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I read over a hundred books in 2023 and I loved most of them, but I only gave five of them a full five stars. I tend to be sparing with my five star ratings, so that I have a record of books that I really loved. When it comes to stars, I take both writing quality and enjoyment into consideration, so these are not necessarily the books I read with the most incredible writing (though some are!) -- I had to love reading it, too. So with my star qualifications explained, here are my five-star books from 2023.

Beartown book cover

Beartown by Fredrik Backman

My favorite book of the year. I loved this book so much that I intend to read it again this year with highlighters and sticky tabs. Backman has a unique style of writing that can capture and convey profound thoughts and emotions, while still maintaining a lightness of prose. There is something quotable on every page. Beartown tackles a heavier topic than his other books: In a small, hockey-mad Swedish town, a teenage girl is assaulted by one of the town’s young hockey stars. It is a book about humanity, what it means to be part of a community, and how we treat each other. 










Cover of The Trees Witness Everything

The Trees Witness Everything by Victoria Chang

My 2023 reading goal was to read more poetry. All of it was excellent, but Chang’s collection of wakas (Japanese syllabic forms like tanka or haiku) was my favorite. These poems, often very short, hit me right in the heart.


There is a bird and a stone

in your body. Your job is not

to kill the bird with the stone.










Cover of Bluebird, Bluebird

Bluebird, Bluebird by Attica Locke

This may be the book I recommended most often last year, for its wide appeal. It’s the first book in a mystery series starring Texas Ranger Darren Mathews. In this first book, Darren travels to a small town where a Black lawyer from Chicago and a local white woman have been murdered. It has a compelling lead, a strong mystery, and great characters. What makes it a favorite is the East Texas setting, which Locke fully brings to life. The social atmosphere is deftly drawn, with all of the class and racial influences and specifics, and the physical landscape is vivid. I could almost feel the heat and humidity as I read.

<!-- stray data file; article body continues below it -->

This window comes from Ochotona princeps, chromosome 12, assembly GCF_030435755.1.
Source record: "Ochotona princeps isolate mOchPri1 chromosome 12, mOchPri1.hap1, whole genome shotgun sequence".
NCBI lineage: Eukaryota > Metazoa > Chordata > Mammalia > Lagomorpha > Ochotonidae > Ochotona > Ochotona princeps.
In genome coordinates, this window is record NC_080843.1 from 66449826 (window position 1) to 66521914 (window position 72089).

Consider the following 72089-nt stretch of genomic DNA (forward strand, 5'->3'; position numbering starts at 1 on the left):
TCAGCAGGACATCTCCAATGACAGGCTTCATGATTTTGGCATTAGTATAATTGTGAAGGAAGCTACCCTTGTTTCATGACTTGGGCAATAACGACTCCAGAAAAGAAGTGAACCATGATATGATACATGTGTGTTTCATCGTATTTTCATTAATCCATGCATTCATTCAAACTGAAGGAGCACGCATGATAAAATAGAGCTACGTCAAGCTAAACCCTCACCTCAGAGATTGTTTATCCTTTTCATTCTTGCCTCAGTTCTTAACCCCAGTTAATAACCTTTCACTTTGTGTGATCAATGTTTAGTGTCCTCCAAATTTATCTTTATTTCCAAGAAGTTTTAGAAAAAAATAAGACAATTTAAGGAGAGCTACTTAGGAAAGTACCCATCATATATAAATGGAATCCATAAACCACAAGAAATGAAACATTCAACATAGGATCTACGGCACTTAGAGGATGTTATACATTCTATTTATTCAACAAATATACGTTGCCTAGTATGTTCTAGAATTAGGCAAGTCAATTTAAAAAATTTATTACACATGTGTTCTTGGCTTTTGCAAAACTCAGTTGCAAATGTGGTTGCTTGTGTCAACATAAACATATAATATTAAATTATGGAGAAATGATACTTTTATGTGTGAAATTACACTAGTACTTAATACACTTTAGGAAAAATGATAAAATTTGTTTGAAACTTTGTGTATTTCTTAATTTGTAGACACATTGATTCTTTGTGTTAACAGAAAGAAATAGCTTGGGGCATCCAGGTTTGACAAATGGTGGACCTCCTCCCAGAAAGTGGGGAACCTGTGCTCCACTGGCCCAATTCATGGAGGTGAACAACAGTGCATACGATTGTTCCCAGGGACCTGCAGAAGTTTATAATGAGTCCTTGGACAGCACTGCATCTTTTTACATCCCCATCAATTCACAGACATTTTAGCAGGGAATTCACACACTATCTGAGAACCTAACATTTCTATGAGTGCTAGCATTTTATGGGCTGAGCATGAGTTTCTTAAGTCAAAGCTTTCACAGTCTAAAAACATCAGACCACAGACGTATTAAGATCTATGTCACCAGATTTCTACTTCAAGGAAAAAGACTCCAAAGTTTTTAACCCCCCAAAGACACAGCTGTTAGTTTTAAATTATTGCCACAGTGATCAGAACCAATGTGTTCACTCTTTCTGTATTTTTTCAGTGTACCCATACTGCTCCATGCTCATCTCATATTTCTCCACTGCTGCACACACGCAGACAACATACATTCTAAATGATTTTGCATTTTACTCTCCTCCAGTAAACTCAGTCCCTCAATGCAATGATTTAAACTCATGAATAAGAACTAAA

Cover of Deacon King Kong

Deacon King Kong by James McBride

James McBride is a brilliant writer in every aspect. The prose, the stories, the settings, and most of all, the characters. He creates an amazing tapestry of vivid and complex characters and then throws them all together. In 1969, in the housing projects in Brooklyn, an old church deacon shoots a drug dealer in broad daylight, with no explanation. This event ripples through the neighborhood, touching the lives of everyone from the Black and Latinx residents, white neighbors, local cops, and the Italian Mob. I was totally immersed and felt like I was living right there with them all at the flagpole. The book isn’t a typical mystery. Instead, it's a snapshot of people, life, and a neighborhood on the brink of historical change.











Cover of Securing Ava

Securing Ava by Anne Shade

This romance novel is an example of a book that earned its stars by just being a delightful read. The writing is a solid vehicle to deliver a story and characters that I absolutely adored. It's a great contemporary romance between two women, with just the right amount of suspense. Ava, the daughter of a business mogul, is forced to go on the run when a mysterious accident confirms her belief that the family is in danger. Months later, her family hires Paige, a private investigator, to find her. Together, the two women must stay safe while they figure out who is behind the threats. Naturally, they fall in love.

About the Author

Claire is a librarian at Takoma Park Neighborhood Library. She reads widely but always loves romance, mystery, and sci-fi and she's learning to love poetry and non-fiction. She is always reading at least five books at one time. She lives with a very silly golden retriever named Peggy.